18 Feb 16
Newspaper

Happy Birthday Finally Public Domain

Most people aren’t aware, but every time they sang the “Happy Birthday” song, they were violating copyright. The fact that the song has been generating royalties for decades is either an excellent example of the copyright system working … or of its abuse. A Federal Judge in 2015 had ruled the song itself was not protected by copyright and now a new ruling is forcing the current claimant to the copyright to pay back royalties to affected parties. Basically, this means your home YouTube videos can include the song now without fear of DMCA takedowns and infringment lawsuits.

10 Feb 16
Newspaper

North Korean Satellite ... Tumbles

Shortly after the most recent North Korean nuclear test, the tiny nation launched a satellite into space. At first, that’s a fairly impressive accomplishment for them considering most of their ballistic missile tests result in failed disaster over Japan and crash somewhere in the Pacific. Nevertheless, the North Koreans succeeded at adding to the orbiting rubbish circling the Earth as analysts already determined the satellite is tumbling uselessly in orbit. Let that not become an indicator of safety for the rest of the world as an ability to put a “satellite” into failed orbit is more or less identical to putting a re-entry-ready warhead into space and therefore anywhere in the world. The only assurance is the North Koreans are terrible at delivering their warheads to the intended target but you only need to be close in a game of horseshoes and nuclear weapons.

04 Feb 16
Newspaper

Resting Bitch Face

Scientists Abbe Macbeth and Jason Rogers have confirmed that Resting Bitch Face is in fact, a real thing. Working for Noldus Information Technology, the duo ran a series of 10,000 neutral images through the software to determine traces of emotion from more than 500 expressive points. Typically, the software detects 97% “neutral” emotion with the remainder representing traces of happiness or anger. In visages that are commonly described as Resting Bitch Faces, the software detected a consistent 6% emotion level and most of it was labeled as contempt.

03 Feb 16
Newspaper

Germany to Test Stellarator

Germany is on the verge of conducting a hydrogen fusion test of the Wendelstein 7-X Stellarator in Greifswald. The device is similar in nature to the Russian Tokamak design being constructed in France as ITER except it uses magnetic coils instead of an electric field to stabilize the plasma. One of the most significant challenges to nuclear fusion is developing the technology to handle the 180 million degree furnace. The Stellarator has already demonstrated the containment of a Helium plasma and it’s looking like the Stellarator may leap ahead of ITER, which is already facing a six year delay.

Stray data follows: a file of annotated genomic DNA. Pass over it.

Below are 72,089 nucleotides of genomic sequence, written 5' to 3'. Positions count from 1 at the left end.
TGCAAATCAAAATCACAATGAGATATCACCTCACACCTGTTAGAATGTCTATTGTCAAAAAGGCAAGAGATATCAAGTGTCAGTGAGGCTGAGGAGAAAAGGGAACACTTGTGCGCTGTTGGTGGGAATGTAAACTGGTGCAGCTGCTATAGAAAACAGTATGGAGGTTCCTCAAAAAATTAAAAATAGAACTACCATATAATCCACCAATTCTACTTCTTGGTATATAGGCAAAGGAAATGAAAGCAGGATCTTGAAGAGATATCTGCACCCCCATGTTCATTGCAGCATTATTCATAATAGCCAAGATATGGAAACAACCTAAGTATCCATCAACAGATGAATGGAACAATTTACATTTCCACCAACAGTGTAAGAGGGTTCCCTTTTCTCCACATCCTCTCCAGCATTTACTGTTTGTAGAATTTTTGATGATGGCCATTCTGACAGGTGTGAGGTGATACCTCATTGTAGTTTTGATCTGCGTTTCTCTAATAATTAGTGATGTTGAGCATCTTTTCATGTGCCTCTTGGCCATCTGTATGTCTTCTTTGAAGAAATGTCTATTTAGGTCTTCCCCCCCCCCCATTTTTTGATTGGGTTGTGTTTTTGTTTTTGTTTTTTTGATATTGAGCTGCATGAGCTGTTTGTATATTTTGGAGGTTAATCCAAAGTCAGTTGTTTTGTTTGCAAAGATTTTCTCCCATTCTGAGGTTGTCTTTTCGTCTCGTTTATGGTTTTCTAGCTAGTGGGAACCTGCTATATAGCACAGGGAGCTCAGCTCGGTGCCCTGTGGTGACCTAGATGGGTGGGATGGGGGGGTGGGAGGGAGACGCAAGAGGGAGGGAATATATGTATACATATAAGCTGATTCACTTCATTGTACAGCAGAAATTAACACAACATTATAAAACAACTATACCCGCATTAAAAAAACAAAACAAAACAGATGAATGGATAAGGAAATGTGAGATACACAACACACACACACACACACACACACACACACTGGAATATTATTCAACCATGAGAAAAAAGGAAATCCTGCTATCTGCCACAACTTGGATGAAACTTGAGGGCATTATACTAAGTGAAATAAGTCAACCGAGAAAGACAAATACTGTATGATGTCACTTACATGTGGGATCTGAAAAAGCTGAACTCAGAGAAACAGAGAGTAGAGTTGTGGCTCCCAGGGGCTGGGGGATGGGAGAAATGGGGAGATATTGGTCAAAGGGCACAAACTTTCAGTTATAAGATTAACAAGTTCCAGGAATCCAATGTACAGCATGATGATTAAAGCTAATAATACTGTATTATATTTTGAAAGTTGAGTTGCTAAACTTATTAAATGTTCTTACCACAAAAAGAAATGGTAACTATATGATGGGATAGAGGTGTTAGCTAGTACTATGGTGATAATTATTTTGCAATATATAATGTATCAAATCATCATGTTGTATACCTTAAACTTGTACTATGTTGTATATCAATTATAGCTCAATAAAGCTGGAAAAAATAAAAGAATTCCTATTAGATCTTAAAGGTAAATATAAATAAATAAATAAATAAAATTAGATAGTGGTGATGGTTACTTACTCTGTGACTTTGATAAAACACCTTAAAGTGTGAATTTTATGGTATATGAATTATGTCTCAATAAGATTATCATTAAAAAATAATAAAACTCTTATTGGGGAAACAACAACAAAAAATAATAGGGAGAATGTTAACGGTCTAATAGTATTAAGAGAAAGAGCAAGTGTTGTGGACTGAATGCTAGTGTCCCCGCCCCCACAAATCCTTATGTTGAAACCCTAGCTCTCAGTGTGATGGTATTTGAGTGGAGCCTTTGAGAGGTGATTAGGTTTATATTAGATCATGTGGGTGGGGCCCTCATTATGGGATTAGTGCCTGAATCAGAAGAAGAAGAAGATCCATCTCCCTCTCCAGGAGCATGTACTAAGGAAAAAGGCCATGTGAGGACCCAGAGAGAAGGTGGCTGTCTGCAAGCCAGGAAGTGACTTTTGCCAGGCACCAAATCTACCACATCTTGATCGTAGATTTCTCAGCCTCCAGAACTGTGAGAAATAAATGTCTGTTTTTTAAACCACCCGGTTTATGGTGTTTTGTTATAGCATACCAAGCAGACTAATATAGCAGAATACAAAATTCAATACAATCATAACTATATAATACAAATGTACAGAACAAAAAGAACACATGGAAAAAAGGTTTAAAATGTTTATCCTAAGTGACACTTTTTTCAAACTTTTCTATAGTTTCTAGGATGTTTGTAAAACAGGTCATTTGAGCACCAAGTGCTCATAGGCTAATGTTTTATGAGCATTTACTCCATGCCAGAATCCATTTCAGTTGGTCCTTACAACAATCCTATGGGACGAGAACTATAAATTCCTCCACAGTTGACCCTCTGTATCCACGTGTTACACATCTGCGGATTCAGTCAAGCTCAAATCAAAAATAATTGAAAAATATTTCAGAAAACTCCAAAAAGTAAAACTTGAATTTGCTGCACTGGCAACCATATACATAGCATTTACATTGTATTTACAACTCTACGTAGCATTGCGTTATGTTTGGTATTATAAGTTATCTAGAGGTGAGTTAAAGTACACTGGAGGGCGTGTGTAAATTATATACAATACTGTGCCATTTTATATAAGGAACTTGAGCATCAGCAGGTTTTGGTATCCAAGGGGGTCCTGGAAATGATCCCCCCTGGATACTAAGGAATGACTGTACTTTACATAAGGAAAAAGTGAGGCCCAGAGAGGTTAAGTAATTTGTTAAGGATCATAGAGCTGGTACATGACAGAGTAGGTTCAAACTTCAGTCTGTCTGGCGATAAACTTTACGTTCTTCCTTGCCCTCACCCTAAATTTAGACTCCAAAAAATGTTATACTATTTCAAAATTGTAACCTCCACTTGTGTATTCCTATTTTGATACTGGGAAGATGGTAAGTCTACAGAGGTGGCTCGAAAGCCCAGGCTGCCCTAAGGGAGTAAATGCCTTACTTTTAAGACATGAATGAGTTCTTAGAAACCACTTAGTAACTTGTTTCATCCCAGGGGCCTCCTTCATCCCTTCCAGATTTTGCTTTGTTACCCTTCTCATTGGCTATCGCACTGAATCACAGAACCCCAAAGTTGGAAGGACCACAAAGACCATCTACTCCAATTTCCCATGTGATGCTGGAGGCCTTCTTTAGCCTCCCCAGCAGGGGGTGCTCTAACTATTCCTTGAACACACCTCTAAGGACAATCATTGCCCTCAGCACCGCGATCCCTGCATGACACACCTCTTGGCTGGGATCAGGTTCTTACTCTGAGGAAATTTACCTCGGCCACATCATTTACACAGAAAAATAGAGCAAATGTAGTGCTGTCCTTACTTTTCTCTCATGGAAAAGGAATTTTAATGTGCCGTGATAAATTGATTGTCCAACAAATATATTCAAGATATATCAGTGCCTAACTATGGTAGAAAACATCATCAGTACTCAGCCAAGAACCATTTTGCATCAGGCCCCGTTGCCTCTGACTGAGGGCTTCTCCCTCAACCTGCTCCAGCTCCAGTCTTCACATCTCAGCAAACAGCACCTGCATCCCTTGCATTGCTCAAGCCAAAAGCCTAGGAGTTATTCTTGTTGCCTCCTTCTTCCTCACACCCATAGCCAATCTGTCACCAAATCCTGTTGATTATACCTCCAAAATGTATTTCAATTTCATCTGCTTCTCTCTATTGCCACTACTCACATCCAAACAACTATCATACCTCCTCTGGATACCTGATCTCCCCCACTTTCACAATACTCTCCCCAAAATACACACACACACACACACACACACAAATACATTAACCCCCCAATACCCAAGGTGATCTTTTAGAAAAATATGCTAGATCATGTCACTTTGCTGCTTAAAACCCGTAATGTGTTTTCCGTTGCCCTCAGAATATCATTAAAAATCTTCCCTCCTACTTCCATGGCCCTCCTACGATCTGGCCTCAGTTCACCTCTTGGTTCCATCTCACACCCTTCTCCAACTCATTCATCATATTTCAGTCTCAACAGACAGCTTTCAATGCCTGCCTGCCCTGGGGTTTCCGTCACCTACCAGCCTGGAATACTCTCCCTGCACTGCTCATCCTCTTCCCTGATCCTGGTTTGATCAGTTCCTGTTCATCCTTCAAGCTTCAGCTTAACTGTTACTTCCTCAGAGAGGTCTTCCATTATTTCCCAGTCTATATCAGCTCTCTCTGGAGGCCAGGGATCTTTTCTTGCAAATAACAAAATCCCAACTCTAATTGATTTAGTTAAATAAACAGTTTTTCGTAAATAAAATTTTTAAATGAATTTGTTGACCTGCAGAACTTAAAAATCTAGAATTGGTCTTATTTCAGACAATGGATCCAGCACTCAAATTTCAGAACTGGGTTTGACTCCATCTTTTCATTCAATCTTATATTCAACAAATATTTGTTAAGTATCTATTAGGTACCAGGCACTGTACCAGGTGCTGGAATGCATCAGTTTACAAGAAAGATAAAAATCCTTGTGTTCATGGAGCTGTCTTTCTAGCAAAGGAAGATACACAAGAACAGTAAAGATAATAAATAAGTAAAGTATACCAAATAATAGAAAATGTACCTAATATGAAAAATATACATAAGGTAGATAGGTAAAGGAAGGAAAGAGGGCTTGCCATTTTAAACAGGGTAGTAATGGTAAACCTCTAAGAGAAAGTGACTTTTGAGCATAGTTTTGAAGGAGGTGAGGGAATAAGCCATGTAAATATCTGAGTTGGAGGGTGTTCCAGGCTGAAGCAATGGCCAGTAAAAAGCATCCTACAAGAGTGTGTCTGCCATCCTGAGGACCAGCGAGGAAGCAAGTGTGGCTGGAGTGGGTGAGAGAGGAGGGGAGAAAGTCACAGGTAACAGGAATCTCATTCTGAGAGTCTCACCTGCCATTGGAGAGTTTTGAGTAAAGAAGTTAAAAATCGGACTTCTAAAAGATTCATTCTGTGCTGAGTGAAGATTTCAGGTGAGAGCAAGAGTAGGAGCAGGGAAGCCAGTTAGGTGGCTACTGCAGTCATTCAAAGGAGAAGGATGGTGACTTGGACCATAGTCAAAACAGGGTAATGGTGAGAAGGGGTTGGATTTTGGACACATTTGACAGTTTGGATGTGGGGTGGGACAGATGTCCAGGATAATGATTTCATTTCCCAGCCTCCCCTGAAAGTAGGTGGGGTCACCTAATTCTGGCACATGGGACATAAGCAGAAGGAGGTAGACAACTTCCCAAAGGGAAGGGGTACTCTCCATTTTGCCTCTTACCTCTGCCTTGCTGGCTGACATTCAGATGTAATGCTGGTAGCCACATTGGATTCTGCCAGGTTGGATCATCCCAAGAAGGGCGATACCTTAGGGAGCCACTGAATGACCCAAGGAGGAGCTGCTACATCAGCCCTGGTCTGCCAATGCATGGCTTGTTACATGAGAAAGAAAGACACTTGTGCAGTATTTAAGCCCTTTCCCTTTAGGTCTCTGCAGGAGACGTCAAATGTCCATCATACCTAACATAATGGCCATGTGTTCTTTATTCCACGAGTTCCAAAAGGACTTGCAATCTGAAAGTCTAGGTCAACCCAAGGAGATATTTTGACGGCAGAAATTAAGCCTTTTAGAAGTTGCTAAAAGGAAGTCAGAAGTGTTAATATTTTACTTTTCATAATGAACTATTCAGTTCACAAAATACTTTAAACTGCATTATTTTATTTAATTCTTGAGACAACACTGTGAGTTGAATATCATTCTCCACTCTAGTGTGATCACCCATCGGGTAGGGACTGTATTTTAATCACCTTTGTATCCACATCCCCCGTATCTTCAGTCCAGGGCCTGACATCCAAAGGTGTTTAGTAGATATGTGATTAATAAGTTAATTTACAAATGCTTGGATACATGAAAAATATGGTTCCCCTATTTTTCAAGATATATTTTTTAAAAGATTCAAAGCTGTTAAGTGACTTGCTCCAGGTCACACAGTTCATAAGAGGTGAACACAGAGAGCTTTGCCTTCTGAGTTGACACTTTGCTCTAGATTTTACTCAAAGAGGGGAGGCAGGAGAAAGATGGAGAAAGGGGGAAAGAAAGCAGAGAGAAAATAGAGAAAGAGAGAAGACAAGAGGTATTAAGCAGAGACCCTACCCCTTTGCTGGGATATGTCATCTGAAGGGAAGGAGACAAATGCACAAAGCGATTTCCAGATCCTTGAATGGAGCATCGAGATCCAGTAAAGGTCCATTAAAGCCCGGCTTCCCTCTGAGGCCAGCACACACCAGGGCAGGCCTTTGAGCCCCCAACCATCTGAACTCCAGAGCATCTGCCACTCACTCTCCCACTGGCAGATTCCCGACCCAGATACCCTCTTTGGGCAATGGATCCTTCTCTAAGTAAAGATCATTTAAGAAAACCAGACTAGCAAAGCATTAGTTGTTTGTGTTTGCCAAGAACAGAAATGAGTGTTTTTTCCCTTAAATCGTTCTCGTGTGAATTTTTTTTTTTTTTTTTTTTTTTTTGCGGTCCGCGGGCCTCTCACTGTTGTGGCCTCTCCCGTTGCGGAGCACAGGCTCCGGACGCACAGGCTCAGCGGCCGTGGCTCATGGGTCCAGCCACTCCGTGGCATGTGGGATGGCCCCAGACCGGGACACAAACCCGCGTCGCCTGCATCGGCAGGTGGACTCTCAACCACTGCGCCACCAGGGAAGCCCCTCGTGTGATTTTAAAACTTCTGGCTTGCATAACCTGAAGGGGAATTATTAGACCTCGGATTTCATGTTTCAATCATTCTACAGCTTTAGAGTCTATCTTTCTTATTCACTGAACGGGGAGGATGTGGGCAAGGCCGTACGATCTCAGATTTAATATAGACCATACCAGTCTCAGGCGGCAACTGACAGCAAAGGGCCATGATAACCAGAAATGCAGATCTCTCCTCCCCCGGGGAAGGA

02 Feb 16
Newspaper

Air Force Firewalls are Weapons

The Air Force … has declared the firewall a cyber weapon system. According to Air Force Colonel Pamela Wooley, “Designating something as a weapons system really does help us justify our funding …. It is really pretty exciting for our airmen.” In case you’re still scratching your head, we are talking about the firewall in the context of network security but in this particular instance, the Air Force is referring to a larger system designed to protect the gateways into its military network. Still, it’s hard not to mock the Air Force for this.

29 Jan 16
Newspaper

Consciousness Defined by Neural Pathways

What makes a human being conscious? While the answer to that remains a mystery, European researchers published into Journal of the Royal Society Interface a study on neural pathways and their connection to consciousness. After drugging their volunteers with propofol within an MRI, the researchers studied the degrading neural activity. The effect of the propofol is a loss of consciousness and during the effect, the activity mesh between the neurons dramatically slows leading to the conclusion that, “consciousness in the brain is merely, in a physical sense, a state where there is an optimal level of neural network connectedness.”

13 Jan 16
Newspaper

Free Range Kids are Legal

The term “free range” often makes one think of chickens … but these days, it also refers to kids. In a nutshell, the term refers to a throwback of parenting to the days of yore when kids were not constantly sheltered by helicopter parents. One might wonder why there’s a “movement” for something that until the past generation was quite normal. We can’t have nice things because helicopter parents are SOOOO prevalent in contemporary society that free range kids look abnormal, so much so that police have detained children walking alone and arrested their parents. However, a recently approved Federal Law under the Every Student Succeeds Act (note: seems to be a poorly configured website … bet it gets hacked soon) has section (page 857) protecting parents from being criminalized for allowing their kids autonomy within reason.